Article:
Although The Joyless Street is remembered chiefly as the film that made an international star out of the legendary Greta Garbo, it's actually much more than a star showcase. Indeed, though Garbo dominates much of the film through her sheer star power, hers is actually a secondary role in what is essentially an ensemble drama. Even the part played by top-billed Asta Nielsen, at the time a much bigger established star than Garbo, is simply part of the larger cast. That's as it should be, for Street is not about any one person but about a time, a place and, above all, a society that was perilously divided into two very unequal parts. Director G.W. Pabst and scenarist Willy Haas have created a social conscience melodrama that is enormously powerful; it's manipulative at times, but there's such commitment behind it that most viewers won't mind. Pabst is excellent at exploring the bleakness and despair of the residents of the Street and contrasting it with the amorality and immorality of the upper classes, who think nothing of spreading false rumors that will destroy many but will increase their own already considerable wealth. Money exerts a powerful grip on almost all the characters, whether through greed or necessity, and Pabst demonstrates how it can become a dangerously controlling force. The director is helped immensely by the atmospheric lensing of Robert Lach and Guido Seeber, and even more so by his cast. Garbo is wonderful, more vibrant and alive than she was often allowed to be in her Hollywood outings, yet still having that world-weary air; the battle between the two conditions exemplifies the battle her character also undergoes. Nielsen is also striking, giving a performance that is imbued with tremendous nuance; even in her bizarre "mad" costume, she is mesmerizing. Werner Krauss is appropriately villainous, and the rest of the cast is quite good. Street was heavily censored and mercilessly mutilated in many countries, including the U.S., when it was originally released; viewers should be wary of any version that is considerably shorter than 96 minutes.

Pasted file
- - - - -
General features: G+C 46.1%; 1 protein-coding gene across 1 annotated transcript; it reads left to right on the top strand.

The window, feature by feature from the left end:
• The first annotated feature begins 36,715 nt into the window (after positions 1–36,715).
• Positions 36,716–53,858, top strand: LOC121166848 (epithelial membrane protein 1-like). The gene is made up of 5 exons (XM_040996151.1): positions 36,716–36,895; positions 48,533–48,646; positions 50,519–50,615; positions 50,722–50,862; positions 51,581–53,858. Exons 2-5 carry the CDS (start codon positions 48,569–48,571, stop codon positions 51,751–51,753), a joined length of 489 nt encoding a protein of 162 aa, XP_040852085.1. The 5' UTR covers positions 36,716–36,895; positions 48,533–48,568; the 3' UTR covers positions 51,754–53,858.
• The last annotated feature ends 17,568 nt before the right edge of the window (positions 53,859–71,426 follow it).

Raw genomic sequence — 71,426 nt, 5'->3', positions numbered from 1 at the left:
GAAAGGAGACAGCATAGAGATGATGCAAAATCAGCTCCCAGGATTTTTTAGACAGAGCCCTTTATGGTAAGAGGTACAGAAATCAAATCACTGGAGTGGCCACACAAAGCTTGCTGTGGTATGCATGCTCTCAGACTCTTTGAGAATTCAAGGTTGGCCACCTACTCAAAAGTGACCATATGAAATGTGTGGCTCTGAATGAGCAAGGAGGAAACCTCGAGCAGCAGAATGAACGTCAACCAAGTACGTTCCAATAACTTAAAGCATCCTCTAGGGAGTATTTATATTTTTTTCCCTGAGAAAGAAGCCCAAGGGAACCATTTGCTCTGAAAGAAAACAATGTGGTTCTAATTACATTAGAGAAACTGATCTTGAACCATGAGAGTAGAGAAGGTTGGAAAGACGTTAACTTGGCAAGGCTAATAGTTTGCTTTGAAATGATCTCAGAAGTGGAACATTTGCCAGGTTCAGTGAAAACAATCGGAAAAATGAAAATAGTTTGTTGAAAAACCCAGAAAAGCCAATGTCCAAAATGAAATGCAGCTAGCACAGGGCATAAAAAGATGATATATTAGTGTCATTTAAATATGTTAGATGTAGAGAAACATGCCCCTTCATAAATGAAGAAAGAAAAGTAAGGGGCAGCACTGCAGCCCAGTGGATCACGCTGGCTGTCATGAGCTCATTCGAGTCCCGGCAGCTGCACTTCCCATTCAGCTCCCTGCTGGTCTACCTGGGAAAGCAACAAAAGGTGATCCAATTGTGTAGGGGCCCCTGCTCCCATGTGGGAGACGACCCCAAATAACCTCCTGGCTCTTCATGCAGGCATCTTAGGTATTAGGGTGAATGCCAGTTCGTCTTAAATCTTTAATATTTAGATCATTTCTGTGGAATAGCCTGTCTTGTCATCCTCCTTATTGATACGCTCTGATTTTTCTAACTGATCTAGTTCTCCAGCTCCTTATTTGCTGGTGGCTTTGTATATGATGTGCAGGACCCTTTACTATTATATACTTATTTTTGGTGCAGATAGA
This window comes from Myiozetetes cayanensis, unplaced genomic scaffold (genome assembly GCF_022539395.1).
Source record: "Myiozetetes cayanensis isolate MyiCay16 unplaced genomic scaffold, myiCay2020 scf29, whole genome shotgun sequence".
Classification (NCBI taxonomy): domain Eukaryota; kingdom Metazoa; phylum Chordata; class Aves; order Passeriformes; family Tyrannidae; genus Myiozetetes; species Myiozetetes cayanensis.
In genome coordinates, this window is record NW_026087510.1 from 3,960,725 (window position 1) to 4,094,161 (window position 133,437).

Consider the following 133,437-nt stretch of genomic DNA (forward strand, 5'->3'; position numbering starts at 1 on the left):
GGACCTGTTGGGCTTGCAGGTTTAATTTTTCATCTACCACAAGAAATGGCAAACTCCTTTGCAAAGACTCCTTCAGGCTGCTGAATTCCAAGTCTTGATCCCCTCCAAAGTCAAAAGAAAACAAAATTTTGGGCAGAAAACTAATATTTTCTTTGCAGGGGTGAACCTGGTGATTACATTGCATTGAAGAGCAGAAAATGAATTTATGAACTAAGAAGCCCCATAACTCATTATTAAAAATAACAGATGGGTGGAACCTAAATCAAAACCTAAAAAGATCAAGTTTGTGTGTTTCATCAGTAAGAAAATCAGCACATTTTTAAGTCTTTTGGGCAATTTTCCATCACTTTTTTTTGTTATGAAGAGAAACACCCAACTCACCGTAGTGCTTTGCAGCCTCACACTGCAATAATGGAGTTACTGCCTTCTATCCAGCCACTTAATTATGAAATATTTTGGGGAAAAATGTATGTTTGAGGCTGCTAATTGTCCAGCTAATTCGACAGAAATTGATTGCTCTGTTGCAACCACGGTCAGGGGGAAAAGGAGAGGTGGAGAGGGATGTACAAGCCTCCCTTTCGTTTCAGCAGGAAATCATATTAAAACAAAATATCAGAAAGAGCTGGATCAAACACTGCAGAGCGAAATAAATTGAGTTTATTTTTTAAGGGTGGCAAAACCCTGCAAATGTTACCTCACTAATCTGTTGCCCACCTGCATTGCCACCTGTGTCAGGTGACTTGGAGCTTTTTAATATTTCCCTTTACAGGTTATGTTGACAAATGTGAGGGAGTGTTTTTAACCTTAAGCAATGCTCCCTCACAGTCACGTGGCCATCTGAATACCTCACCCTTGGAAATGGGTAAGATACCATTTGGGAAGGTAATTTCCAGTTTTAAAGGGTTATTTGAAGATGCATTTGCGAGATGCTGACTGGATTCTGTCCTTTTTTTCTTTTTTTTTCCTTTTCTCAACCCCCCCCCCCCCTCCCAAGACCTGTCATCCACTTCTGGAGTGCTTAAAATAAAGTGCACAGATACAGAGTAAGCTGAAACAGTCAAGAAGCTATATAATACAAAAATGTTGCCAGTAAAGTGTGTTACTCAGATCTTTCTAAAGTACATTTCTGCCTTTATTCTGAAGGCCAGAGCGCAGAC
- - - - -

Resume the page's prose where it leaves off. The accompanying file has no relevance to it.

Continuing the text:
by Craig Butler review